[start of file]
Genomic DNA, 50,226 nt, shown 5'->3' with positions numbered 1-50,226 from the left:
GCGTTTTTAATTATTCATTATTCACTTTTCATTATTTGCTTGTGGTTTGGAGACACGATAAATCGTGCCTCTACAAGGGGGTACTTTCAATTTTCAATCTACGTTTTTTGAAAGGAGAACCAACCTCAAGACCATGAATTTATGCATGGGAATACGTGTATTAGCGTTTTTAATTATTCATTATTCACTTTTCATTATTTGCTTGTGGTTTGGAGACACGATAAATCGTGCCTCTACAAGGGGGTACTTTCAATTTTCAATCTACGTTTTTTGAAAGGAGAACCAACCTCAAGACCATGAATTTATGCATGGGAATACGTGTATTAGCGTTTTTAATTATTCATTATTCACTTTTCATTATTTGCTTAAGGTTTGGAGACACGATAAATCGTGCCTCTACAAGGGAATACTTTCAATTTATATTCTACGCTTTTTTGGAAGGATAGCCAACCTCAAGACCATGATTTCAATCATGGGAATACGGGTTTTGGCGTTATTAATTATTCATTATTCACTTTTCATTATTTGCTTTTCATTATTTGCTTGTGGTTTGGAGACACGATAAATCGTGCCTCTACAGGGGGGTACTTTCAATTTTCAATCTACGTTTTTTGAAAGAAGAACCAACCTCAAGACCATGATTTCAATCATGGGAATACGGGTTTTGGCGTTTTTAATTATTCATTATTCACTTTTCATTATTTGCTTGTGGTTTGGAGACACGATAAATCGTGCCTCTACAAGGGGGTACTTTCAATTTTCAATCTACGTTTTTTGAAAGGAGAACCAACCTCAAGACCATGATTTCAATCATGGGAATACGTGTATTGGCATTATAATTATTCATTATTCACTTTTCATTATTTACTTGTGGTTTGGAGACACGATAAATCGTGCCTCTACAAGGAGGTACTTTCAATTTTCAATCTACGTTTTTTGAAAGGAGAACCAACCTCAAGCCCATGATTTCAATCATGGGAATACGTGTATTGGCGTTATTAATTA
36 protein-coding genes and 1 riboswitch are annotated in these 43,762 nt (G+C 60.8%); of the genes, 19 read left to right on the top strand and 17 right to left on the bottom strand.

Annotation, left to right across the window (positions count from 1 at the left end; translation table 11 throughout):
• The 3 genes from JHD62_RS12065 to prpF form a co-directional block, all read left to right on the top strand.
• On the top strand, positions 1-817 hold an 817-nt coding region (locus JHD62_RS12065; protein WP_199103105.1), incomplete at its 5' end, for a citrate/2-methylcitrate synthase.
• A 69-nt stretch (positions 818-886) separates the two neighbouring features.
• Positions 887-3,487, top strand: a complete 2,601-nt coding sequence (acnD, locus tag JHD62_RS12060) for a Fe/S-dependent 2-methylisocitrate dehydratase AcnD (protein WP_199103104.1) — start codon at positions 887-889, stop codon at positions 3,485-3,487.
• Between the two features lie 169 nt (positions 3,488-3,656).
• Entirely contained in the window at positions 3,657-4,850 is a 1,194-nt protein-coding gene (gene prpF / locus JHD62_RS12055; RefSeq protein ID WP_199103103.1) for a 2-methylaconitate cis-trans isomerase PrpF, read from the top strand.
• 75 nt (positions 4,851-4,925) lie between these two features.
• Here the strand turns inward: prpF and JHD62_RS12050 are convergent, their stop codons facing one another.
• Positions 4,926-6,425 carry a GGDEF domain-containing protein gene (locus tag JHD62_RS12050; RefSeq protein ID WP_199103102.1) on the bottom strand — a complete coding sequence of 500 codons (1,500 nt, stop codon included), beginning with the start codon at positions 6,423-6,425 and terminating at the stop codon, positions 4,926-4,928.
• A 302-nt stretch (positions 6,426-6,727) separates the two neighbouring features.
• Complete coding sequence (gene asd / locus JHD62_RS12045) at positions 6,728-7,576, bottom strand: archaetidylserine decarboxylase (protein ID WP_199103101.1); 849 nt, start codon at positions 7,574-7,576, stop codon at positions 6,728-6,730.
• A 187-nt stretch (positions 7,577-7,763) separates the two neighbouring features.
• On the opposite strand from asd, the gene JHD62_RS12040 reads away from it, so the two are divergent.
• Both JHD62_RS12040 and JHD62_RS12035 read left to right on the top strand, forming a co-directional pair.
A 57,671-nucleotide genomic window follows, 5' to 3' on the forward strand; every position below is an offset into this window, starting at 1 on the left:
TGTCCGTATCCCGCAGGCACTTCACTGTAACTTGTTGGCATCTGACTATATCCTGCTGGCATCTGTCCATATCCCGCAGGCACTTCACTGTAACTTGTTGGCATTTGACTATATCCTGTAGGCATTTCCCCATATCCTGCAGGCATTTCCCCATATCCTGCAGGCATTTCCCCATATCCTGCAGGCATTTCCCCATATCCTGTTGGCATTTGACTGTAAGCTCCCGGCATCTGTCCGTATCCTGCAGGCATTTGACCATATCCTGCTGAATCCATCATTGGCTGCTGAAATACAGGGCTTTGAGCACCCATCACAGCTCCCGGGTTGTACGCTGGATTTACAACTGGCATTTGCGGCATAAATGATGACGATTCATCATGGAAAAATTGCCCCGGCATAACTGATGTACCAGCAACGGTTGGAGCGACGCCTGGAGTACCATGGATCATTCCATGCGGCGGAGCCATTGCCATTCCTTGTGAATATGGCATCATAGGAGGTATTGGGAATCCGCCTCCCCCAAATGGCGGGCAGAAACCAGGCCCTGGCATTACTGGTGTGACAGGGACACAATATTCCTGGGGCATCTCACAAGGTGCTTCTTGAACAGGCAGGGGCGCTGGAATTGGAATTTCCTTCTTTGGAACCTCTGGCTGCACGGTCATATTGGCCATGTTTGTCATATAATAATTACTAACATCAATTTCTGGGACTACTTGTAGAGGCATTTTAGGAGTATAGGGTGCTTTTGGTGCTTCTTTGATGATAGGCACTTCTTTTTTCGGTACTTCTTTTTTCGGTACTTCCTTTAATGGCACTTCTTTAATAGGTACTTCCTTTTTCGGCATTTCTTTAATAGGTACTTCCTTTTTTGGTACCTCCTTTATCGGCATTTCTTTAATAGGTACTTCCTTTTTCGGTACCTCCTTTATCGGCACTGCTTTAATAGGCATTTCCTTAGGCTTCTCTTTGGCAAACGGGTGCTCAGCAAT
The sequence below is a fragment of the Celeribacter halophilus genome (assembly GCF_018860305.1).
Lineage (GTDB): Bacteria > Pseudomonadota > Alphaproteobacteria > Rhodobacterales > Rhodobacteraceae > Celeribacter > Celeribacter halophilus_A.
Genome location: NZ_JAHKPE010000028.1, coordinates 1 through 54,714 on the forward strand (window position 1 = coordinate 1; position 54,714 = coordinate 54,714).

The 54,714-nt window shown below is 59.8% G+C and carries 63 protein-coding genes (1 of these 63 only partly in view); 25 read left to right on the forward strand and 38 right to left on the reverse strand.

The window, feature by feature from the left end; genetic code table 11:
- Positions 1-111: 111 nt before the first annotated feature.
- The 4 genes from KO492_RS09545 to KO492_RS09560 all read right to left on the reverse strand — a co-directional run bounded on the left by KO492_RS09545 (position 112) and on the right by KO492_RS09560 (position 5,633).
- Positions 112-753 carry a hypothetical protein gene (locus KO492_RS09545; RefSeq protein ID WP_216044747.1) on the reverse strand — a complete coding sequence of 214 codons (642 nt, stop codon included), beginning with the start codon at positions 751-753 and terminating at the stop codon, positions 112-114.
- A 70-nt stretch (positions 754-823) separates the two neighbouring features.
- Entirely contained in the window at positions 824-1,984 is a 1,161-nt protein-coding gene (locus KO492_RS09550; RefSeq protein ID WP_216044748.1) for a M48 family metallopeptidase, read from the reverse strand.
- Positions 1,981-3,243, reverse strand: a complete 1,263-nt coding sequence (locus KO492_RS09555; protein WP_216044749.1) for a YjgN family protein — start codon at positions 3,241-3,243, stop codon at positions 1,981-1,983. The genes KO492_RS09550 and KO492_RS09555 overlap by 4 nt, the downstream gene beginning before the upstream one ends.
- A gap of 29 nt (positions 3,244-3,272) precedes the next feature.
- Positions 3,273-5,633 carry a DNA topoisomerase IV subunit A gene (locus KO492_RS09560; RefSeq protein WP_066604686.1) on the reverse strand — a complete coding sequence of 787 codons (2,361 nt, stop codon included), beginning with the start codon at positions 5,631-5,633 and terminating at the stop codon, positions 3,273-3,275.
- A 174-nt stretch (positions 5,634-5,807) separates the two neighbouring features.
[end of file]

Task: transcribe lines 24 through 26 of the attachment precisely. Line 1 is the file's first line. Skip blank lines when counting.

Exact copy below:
The 54,714-nt window shown below is 59.8% G+C and carries 63 protein-coding genes (1 of these 63 only partly in view); 25 read left to right on the forward strand and 38 right to left on the reverse strand.

The window, feature by feature from the left end; genetic code table 11:
- Positions 1-111: 111 nt before the first annotated feature.